This isn’t to say we hope anything bad happens to any of the iPhone X’s now popping up in consumer’s pockets now – in fact, we’d love to hear about them having long, fulfilling lives – but being a primarily glass construction, they’re not doing so hot. Social media is already swimming in posts about unfortunate individuals whose devices have already humpty-dumptied.
Several websites this week have posted about how easily the iPhone X’s supposedly ‘most durable glass ever’ breaks. (And let’s be honest, anyone saying “most ____ ever” is basically a challenge to test its claim. This same drama was happening with the Galaxy S8+ when it came out.) It comes as a surprise to no one that glass breaks, however, if it’s going to be touted as the most durable, it should hold up to a fair amount of abuse… which doesn’t seem to be the case for the iPhone X.
From the articles I’ve sifted through online this week, the most prevalent “tests” to be mentioned were those by CNET and SquareTrade. In all fairness, these tests were not highly scientific (CNET just dropped theirs outside on the sidewalk a couple times at about pocket height to see what would happen) or generally applicable (Squaretrade used a mechanical device to standardize the conditions of the drop, but then dropped it from a height of 6 feet); the take away you’ll want to glean from their experiments is that you need to baby this device.
Get the case. Get the screen protector. Get the insurance.
As I generally disapprove of Apple’s authorized repair service model where you’re supposed to take/send it to an authorized Apple repair center to keep your warranty intact – let us fix it ourselves, Apple! *shakes fist angrily* – it may have become fiscally responsible to purchase AppleCare+ with the device.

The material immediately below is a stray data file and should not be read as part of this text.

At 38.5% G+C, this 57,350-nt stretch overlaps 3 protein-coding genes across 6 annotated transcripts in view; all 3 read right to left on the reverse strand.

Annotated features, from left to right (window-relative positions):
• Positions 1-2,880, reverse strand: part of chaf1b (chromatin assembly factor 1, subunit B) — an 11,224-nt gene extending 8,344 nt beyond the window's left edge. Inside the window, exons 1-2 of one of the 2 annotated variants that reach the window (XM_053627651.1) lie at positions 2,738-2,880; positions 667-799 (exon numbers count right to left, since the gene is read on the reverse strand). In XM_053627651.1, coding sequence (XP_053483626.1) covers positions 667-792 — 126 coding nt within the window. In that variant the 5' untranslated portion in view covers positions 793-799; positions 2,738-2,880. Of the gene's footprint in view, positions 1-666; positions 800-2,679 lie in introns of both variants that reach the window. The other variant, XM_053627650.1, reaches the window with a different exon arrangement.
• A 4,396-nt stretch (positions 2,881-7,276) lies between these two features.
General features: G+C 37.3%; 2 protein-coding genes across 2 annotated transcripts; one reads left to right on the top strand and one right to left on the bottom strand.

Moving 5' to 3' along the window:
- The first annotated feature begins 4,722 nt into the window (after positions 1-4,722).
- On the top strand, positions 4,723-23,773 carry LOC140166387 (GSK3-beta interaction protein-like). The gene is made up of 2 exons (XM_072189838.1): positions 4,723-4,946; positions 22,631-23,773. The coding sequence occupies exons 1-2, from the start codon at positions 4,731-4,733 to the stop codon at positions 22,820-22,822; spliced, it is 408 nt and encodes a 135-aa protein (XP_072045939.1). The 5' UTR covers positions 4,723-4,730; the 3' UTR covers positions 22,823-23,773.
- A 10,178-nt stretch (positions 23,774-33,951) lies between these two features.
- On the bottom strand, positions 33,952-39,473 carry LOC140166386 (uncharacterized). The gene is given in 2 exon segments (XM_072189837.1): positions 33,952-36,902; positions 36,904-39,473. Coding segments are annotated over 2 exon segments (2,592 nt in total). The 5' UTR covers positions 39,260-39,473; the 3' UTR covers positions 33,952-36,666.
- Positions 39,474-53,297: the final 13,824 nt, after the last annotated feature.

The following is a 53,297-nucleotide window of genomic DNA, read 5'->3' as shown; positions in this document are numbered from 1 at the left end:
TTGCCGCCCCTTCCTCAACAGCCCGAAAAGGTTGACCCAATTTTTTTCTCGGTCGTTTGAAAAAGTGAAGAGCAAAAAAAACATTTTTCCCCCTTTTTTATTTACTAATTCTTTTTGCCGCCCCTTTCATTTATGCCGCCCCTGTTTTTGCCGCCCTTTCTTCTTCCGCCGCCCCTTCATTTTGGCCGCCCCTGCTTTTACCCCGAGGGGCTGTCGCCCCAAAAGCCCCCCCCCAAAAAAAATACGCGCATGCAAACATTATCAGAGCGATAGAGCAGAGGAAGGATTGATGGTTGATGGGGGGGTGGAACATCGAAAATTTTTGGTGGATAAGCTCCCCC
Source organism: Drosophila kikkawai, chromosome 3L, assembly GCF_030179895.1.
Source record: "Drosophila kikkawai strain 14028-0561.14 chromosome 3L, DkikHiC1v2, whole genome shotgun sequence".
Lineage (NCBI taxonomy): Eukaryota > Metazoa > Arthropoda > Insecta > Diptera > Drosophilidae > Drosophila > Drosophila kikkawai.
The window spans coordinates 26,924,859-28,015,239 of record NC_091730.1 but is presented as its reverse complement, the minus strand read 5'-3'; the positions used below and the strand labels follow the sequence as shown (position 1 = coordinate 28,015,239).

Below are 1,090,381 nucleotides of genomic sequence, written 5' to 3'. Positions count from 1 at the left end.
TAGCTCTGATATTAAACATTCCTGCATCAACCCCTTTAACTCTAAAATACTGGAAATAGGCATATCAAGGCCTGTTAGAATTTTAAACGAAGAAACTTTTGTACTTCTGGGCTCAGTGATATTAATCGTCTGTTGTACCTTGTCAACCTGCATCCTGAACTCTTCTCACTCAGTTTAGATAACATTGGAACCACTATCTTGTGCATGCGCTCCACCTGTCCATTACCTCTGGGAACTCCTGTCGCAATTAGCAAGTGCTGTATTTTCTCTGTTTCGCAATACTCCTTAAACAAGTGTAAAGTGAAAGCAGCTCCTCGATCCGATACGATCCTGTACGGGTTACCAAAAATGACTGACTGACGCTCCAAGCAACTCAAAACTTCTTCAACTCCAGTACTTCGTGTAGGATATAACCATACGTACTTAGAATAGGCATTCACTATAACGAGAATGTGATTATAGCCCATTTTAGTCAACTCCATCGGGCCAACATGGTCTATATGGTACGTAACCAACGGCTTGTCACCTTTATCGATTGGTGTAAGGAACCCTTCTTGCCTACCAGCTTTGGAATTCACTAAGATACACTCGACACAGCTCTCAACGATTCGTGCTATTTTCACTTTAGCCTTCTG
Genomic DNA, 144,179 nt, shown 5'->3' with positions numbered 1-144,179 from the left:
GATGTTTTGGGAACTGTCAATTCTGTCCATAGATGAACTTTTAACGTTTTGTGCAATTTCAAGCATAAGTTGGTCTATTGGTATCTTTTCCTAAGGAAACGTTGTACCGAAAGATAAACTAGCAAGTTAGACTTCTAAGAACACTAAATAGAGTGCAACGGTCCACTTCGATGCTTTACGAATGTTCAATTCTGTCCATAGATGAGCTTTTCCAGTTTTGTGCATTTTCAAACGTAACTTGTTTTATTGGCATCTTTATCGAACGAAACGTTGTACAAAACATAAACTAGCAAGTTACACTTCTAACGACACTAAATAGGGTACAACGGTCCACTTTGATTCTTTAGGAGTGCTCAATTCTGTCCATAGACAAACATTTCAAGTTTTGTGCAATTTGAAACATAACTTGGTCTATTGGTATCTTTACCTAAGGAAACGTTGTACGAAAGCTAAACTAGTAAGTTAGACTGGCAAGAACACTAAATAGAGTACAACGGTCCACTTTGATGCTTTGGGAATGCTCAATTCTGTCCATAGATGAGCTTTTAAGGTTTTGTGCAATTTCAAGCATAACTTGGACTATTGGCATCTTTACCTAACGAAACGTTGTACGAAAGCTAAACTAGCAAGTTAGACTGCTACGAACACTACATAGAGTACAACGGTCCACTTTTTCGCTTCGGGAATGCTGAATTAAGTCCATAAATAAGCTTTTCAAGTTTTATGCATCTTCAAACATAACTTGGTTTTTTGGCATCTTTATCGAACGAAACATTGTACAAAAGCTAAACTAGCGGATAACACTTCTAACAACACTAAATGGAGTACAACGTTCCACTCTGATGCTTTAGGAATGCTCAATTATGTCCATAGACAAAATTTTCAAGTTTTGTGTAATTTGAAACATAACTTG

With a glass front and back, you’ve doubled your chances for damage. The fancy bezel-less OLED screen on the iPhone X is actually developed and manufactured by Samsung (and then tweaked by Apple) and they’re not cheap. Apple reporting it’s iPhone X service pricing at $279 for the screen repair only; other damage, which would be if the glass back panel shattered, is a whopping $549. That’s half the original cost of the phone! Purchasing AppleCare+ for $199 and paying the service fee for replacing a broken screen ($29) twice cost less than repairing the screen once without it, and AppleCare+ with the $99 other damage coverage is significantly less than $549.
So when that device drops, for the sake of your wallet, you better hope it cracks the screen.
Why is the back glass so bothersome? It’s not really repairable. With the way that the device was designed, the back-glass panel is actually welded to the metal frame beneath it where the camera bump is located. From iFixit’s teardown of the iPhone X, they’re speculating that in order to repair the back glass, you’ll need to remove all of the internal components of the phone and reassemble everything in an all new chassis.
But let us not forget that if the phone was better designed to take damage, many of these extra expenses in protecting the device wouldn’t be necessary in the first place.
What I personally find ironic about designing a glass phone to look sleek and beautiful is that it inevitably will be covered up with a case to protect it, so aside from taking it out of the box, you likely won’t see that sleek glass panel again. Want to protect those corners? You’re going to have to cover at least some part of that swanky bezel-less screen to compensate. I understand that Apple didn’t switch to glass backs as purely for aesthetic reasons, glass is better for wireless charging than aluminum or plastic, but you have to ask yourself, is this trade-off for wireless charging really worth it in the long run?